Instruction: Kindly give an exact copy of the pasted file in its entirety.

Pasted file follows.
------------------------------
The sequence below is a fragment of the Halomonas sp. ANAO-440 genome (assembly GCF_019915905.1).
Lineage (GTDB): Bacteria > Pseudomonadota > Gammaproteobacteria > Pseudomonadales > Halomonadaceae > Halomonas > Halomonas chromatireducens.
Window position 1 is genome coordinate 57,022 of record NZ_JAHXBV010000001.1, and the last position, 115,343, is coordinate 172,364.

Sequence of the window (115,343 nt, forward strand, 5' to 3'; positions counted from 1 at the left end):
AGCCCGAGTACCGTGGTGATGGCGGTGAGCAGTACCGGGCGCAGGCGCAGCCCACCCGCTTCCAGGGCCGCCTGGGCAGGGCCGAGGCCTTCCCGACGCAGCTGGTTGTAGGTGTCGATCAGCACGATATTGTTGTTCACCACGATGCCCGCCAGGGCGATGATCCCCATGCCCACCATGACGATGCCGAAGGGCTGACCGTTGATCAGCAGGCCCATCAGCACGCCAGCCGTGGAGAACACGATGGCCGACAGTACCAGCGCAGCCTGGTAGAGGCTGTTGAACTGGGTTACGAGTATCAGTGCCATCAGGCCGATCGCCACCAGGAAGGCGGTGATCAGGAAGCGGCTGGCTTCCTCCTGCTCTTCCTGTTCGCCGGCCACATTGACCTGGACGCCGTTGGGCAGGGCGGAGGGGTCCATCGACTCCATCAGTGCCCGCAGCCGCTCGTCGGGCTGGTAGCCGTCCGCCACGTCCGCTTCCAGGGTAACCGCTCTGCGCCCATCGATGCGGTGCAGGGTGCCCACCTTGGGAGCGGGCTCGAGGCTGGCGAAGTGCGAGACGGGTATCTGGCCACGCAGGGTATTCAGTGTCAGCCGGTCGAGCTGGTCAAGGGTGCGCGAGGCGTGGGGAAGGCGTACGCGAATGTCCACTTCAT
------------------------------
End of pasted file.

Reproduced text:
The sequence below is a fragment of the Halomonas sp. ANAO-440 genome (assembly GCF_019915905.1).
Lineage (GTDB): Bacteria > Pseudomonadota > Gammaproteobacteria > Pseudomonadales > Halomonadaceae > Halomonas > Halomonas chromatireducens.
Window position 1 is genome coordinate 57,022 of record NZ_JAHXBV010000001.1, and the last position, 115,343, is coordinate 172,364.

Sequence of the window (115,343 nt, forward strand, 5' to 3'; positions counted from 1 at the left end):
AGCCCGAGTACCGTGGTGATGGCGGTGAGCAGTACCGGGCGCAGGCGCAGCCCACCCGCTTCCAGGGCCGCCTGGGCAGGGCCGAGGCCTTCCCGACGCAGCTGGTTGTAGGTGTCGATCAGCACGATATTGTTGTTCACCACGATGCCCGCCAGGGCGATGATCCCCATGCCCACCATGACGATGCCGAAGGGCTGACCGTTGATCAGCAGGCCCATCAGCACGCCAGCCGTGGAGAACACGATGGCCGACAGTACCAGCGCAGCCTGGTAGAGGCTGTTGAACTGGGTTACGAGTATCAGTGCCATCAGGCCGATCGCCACCAGGAAGGCGGTGATCAGGAAGCGGCTGGCTTCCTCCTGCTCTTCCTGTTCGCCGGCCACATTGACCTGGACGCCGTTGGGCAGGGCGGAGGGGTCCATCGACTCCATCAGTGCCCGCAGCCGCTCGTCGGGCTGGTAGCCGTCCGCCACGTCCGCTTCCAGGGTAACCGCTCTGCGCCCATCGATGCGGTGCAGGGTGCCCACCTTGGGAGCGGGCTCGAGGCTGGCGAAGTGCGAGACGGGTATCTGGCCACGCAGGGTATTCAGTGTCAGCCGGTCGAGCTGGTCAAGGGTGCGCGAGGCGTGGGGAAGGCGTACGCGAATGTCCACTTCAT